8 Types of Construction Claims and How to Avoid Them
It’s no secret that construction work is profitable, physically demanding, and fraught with risk. Worksite accidents, business interruptions, supply chain woes, and more can take any successful company to its knees. Fortunately, it’s possible to avoid and/or manage many of the liabilities of owning a construction company.
Whether you’re a long-time veteran of this industry or a newer contracting firm, threats can strike out of nowhere and leave your business scrambling to survive. However, knowing what you’re potentially up against can go a long way in making better decisions and preparing for when incidents arise.
Top 8 Construction Claims You Can Avoid
Below is an insightful list of the most frequently occurring claims made against construction companies and tips to avoid or mitigate the impact on your own business.
Claim 1: Inadequate Business Insurance
Number one on the list is not carrying enough or appropriate coverage for your construction firm. This is a common problem for general contractors who either tried to cut corners on premium costs or failed to ensure their policy covered the risks in a new project they’re working on. Your business is on the hook for the difference when coverage falls short.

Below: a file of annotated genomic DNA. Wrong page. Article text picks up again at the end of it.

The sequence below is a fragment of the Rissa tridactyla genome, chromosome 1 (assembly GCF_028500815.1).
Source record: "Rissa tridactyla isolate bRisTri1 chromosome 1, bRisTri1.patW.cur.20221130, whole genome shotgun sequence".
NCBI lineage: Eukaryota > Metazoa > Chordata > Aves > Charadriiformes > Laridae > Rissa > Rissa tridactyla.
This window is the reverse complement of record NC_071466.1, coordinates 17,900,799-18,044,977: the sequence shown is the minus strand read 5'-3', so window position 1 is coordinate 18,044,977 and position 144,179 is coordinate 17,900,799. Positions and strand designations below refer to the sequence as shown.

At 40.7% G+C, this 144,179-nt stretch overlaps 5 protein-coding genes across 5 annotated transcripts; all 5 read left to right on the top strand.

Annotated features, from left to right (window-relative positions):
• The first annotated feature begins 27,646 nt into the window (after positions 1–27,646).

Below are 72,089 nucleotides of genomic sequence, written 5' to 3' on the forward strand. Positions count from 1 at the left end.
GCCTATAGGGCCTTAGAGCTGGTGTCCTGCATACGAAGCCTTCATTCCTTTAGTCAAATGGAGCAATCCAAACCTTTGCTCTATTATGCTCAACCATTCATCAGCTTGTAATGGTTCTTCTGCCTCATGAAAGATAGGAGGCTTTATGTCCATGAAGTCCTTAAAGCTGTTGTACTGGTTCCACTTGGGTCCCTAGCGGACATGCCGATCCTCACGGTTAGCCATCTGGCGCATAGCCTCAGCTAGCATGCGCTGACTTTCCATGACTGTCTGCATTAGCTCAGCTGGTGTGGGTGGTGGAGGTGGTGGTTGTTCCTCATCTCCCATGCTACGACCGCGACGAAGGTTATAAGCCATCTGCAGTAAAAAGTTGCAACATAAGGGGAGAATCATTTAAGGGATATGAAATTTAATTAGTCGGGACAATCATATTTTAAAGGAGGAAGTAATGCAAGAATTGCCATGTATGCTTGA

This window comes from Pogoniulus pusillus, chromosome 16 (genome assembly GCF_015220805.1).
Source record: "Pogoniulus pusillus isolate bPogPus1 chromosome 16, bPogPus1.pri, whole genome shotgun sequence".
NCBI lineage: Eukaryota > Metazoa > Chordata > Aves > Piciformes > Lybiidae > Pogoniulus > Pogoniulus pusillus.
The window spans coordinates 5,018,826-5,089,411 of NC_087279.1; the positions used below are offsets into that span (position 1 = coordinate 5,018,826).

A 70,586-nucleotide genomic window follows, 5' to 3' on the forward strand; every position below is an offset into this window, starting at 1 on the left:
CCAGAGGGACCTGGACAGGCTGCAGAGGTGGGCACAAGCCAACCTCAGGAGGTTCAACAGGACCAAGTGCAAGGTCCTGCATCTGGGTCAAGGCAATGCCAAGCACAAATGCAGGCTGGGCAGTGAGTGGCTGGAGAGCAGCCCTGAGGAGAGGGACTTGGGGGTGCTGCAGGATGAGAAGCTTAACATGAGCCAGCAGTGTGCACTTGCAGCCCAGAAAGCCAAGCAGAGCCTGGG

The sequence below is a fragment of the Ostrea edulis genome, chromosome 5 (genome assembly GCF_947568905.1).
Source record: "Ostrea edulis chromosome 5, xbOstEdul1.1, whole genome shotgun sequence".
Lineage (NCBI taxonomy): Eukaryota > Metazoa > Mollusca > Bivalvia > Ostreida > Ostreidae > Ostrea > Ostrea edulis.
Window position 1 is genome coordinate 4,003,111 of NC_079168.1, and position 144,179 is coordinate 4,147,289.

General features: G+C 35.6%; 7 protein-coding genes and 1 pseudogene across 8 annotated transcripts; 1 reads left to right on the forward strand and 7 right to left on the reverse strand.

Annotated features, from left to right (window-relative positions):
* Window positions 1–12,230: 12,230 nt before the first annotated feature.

There are several policy options to consider when shopping for your business coverage, the most important being general liability protection. This insurance type protects your construction firm against third-policy claims involving the following:
Bodily injuries (employees excluded)Property damage
Libel and slander
In addition to general liability coverage, you might want one or more of the following additional policies:
- Workers’ Comp
- Commercial Auto
- Errors & Omissions (E&O)
- Business Interruption
- Tools & Equipment Commercial Property
Claim 2: General Safety and Health Threats
Every year, the construction industry ranks as one of the more dangerous industries to work in the U.S. This is because the dynamics of this work involve hazards that are always present and requires industry workers to be ever conscious of these risks.
Many elements go into these projects, whether working on a new highway or renovation. It sometimes makes a job site chaotic, with general contractors, subs, and laborers focusing on several moving parts at once. Even with a dedicated safety team, things can still go wrong, and someone ends up hurt. When an accident occurs, the entire project gets affected from falling objects to slip and falls or chemical exposure.
- Your construction firm can take several steps to further guard against avoidable injuries and illnesses:
- Train for and wear personal protective equipment (PPE)
- Regularly inspect the condition of equipment and tools
- Provide new hire and refresher training for employees in matters of safety, equipment use, and building material manufacturer requirements